Page 9: References & Additional Resources
To cite this module, please use the following:
The IRIS Center. (2005). Classroom assessment (part 2): Evaluating reading progress. Retrieved from https://iris.peabody.vanderbilt.edu/module/rpm/
Davis, L. B., Fuchs, L. S., Fuchs, D., & Whinnery, K. (1995). Will CBM help me learn? Students’ perception of the benefits of curriculum-based measurement. Education and Treatment of Children, 18, 19–32.
Fewster, S., & MacMillan, P. D. (2002). School-based evidence for the validity of curriculum-based measurement of reading and writing. Remedial Special Education, 23(3), 149–156.
Foegen, A., Espin, C. A., Allinder, R. M., & Markell, M. A. (2001) Translating research into practice: Preservice teachers’ beliefs about curriculum-based measurement. Journal of Special Education, 34(4), 226–236.
Fuchs, L. S., Butterworth, J. R., & Fuchs, D. (1989). Effects of ongoing curriculum-based measurement on student awareness of goals and progress. Education and Treatment of Children, 12, 63–72.
Fuchs, L. S., & Deno, L. S. (1991). Paradigmatic distinction between instructionally relevant measurement models. Exceptional Children, 57, 488–500.
Fuchs, L. S., & Fuchs, D. (2003). Curriculum-based measurement: A best practice guide. National Association of School Psychologists Communique, 32, 1–4.
Fuchs, L. S., & Fuchs, D. (1986). Effects of systematic formative evaluation: A meta- analysis. Exceptional Children, 53, 199–208.
Fuchs, L. S., & Fuchs, D. (1991). Curriculum-based measurements: Current applications and future directions. Preventing School Failure, 35(3), 6–11.
Fuchs, L. S., & Fuchs, D. (1993). Effect of systematic observation and feedback on teachers’ implementation of curriculum-based measurement. Teacher Education and Special Education, 16, 178–187.
Fuchs, L. S., Fuchs, D., & Hamlett, C. L. (1993). Technological advances linking the assessment of students’ academic proficiency to instructional planning. Journal of Special Education Technology, 12, 49–62.
Fuchs, L. S., Fuchs, D., Hamlett, C. L., & Hasselbring, T. S. (1987). Using computers with curriculum-based monitoring: Effects on teacher efficiency and satisfaction. Journal of Special Education Technology, 8, 14–27.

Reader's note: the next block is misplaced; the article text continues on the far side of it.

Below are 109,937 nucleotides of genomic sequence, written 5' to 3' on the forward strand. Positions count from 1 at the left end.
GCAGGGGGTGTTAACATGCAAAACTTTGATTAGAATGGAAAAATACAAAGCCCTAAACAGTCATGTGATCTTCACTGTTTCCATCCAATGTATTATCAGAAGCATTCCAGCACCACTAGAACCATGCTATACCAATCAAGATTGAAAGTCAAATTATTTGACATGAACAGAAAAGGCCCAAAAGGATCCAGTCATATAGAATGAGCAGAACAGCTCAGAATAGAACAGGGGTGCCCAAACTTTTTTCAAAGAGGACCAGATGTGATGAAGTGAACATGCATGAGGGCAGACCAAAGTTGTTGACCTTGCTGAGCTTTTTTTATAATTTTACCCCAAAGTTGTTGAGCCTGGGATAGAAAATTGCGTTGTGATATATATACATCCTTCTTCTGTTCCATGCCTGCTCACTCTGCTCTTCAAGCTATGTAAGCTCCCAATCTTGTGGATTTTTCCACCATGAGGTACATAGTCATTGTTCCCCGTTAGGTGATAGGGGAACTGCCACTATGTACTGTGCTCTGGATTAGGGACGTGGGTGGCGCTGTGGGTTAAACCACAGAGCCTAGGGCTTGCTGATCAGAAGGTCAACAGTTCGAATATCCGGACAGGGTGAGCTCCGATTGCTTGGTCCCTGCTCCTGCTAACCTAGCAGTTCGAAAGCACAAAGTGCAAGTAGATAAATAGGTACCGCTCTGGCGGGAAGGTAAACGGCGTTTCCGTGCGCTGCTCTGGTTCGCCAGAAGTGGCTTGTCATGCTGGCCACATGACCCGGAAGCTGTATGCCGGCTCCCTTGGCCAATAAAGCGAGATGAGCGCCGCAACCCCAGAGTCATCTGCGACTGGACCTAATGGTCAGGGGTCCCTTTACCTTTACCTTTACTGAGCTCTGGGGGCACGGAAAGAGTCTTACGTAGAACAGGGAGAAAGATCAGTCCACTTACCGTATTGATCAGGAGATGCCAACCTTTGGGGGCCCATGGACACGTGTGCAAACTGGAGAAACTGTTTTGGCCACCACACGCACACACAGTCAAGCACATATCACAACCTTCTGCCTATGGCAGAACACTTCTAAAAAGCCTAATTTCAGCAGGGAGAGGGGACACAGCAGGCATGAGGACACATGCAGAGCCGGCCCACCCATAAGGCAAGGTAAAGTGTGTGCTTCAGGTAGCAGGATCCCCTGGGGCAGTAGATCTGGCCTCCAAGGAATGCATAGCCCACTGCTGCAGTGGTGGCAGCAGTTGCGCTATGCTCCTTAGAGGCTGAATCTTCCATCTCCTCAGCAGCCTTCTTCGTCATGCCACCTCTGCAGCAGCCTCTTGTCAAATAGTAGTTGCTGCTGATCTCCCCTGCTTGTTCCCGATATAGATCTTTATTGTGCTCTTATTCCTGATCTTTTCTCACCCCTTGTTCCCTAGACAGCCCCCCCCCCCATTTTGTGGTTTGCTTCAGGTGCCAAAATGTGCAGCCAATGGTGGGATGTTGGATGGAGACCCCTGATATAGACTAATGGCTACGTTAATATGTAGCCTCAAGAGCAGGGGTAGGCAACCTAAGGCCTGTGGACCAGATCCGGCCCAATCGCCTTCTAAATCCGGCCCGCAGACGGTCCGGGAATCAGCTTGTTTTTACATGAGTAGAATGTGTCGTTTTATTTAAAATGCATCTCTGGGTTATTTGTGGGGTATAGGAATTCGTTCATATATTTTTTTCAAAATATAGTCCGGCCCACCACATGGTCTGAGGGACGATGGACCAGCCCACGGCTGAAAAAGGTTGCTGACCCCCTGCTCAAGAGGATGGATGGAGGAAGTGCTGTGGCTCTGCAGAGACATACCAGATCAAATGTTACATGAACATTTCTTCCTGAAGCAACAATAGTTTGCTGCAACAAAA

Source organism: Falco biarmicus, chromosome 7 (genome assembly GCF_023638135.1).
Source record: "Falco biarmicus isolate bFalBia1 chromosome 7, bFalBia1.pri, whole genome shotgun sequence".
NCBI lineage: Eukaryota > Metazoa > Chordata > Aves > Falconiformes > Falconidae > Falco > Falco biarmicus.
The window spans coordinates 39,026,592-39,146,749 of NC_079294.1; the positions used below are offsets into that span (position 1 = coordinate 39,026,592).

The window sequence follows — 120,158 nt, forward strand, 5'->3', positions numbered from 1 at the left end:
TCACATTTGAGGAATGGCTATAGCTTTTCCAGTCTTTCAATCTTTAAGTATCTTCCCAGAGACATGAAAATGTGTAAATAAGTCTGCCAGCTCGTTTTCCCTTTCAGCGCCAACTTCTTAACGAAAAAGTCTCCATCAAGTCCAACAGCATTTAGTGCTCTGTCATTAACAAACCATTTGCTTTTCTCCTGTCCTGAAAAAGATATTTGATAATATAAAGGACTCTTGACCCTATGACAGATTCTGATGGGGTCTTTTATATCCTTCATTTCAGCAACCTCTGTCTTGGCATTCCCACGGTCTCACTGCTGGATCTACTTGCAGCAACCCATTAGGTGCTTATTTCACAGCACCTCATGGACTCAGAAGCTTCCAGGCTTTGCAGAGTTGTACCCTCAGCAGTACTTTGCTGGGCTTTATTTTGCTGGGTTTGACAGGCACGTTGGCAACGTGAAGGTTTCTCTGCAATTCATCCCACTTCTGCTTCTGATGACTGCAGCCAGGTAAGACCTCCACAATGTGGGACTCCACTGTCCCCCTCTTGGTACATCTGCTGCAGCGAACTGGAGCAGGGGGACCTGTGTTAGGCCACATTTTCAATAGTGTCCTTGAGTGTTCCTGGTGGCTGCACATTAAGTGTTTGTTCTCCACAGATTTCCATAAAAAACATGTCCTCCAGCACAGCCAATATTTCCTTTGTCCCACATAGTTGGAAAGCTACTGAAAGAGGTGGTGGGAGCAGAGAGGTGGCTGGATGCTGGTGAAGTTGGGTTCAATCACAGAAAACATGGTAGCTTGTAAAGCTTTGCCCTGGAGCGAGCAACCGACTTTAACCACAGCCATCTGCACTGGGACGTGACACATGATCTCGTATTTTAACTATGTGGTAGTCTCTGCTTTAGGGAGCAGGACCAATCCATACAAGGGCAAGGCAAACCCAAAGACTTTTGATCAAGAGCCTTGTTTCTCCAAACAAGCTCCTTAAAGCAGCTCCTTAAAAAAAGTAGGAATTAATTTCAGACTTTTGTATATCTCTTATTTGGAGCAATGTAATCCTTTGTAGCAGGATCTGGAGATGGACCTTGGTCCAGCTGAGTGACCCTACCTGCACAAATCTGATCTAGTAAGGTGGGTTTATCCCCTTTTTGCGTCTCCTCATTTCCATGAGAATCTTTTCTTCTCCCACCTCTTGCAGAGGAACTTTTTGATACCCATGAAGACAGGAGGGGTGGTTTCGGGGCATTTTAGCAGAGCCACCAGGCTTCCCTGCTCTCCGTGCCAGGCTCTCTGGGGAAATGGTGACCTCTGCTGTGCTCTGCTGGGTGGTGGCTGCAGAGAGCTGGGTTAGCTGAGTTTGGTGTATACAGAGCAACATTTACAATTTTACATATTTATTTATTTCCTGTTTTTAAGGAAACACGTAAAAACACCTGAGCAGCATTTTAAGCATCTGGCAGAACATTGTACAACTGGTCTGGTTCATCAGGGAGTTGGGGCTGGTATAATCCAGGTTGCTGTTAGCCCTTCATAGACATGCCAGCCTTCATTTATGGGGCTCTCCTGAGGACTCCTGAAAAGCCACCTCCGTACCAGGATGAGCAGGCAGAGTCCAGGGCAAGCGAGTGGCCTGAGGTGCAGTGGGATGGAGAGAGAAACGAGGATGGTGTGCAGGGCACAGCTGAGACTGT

Fuchs, L. S., Fuchs, D., Hamlett, C. L., & Stecker, P. M. (1991). Effects of curriculum -based measurement and consultation on teacher planning and student achievement in mathematics operations. American Educational Research Journal, 28, 617–641.
Fuchs, L., Fuchs, D., & Powell, S. (2004). Using CBM for progress monitoring. Washington, DC: American Institutes for Research.
Fuchs, L. S., Hamlett, C. L., & Fuchs, D. (1998). Monitoring basic skills progress (2nd ed). Austin, TX: PRO-ED.
Fuchs, L. S., Hamlett, C. L., & Fuchs, D. (1988). Conducting curriculum-based measurement with computerized data collection: Effects on efficiency and teacher satisfaction. Journal of Special Education Technology, 9, 73–85.
Good, R. H., Simmons, D. C., & Kameenui, E. J. (2001). The importance and decision -making utility of a continuum of fluency-based indicators of foundational reading skills for third-grade high stakes outcomes. Scientific Studies of Reading, 5, 257–288.
Hosp, M. K., & Hosp, J. L. (2003). Curriculum-based measurement for reading, spelling, and math: How to do it and why. Preventing School Failure, 48(1), 10–17.
Marston, D., Diment, K., Allen, D., & Allen, L. (1992). Monitoring pupil progress in reading. Preventing School Failure, 36(2), 21–25.
Sibley, D., Biwer, D., & Hesch, A. (2001) Establishing curriculum-based measurement oral reading fluency performance standards to predict success on local and state tests of reading achievement. Paper presented at the Annual Meeting of the National Association of School Psychologists (Washington, D.C., April 17–21, 2001). ERIC Document No. ED 453 527. Retrieved July 7, 2004, from http://SearchERIC.org
Wesson, C. L. (1991). Curriculum-based measurement and two models of follow-up consultation. Exceptional Children, 57, 246–257.
Wesson, C. L., King, R., & Deno, S. L. (1984). Direct and frequent measurement: If it’s so good for us, why don’t we use it? Learning Disability Quarterly, 7, 45–48.
Yell, M. L., Deno, S. L., & Marston, D. B. (1992). Barriers to implementing curriculum- based measurement. Diagnostique, 18, 99–114.
AIMSweb http://www.aimsweb.com or http://www.edformation.com
This computer software graphs and analyzes student scores.
CBM Warehouse http://www.interventioncentral.org/cbm_warehouse
This site offers several free downloads to assist teachers with administering probes and graphing students’ data using computers.
The DIBELS Data System allows teachers to enter students’ test scores and generates automated reports. The cost for this service is $1 per student, per year.
This online assessment system administers and scores tests. Reports and graphs that follow class and student progress are automatically generated. Guidelines for setting annual goals and evaluating student progress are provided.
Yearly ProgressPro (TM) assesses students weekly via computer and graphs their scores then makes instructional recommendations based on their scores.
National Center on Student Progress Monitoring http://www.studentprogress.org/
The National Center on Student Progress Monitoring is a national technical assistance and dissemination center funded by the Office of Special Education programs (OSEP). It assists states and districts interested in implementing progress monitoring in grades K–5.
PALS: Peer-Assisted Learning Strategies http://kc.vanderbilt.edu/pals/
Visit the official PALS Website for resources and commercial products related to peer-assisted learning strategies. Visitors will find Modules about PALS reading and math, as well as training resources, research into the effectiveness of the strategies, products for teachers, and more.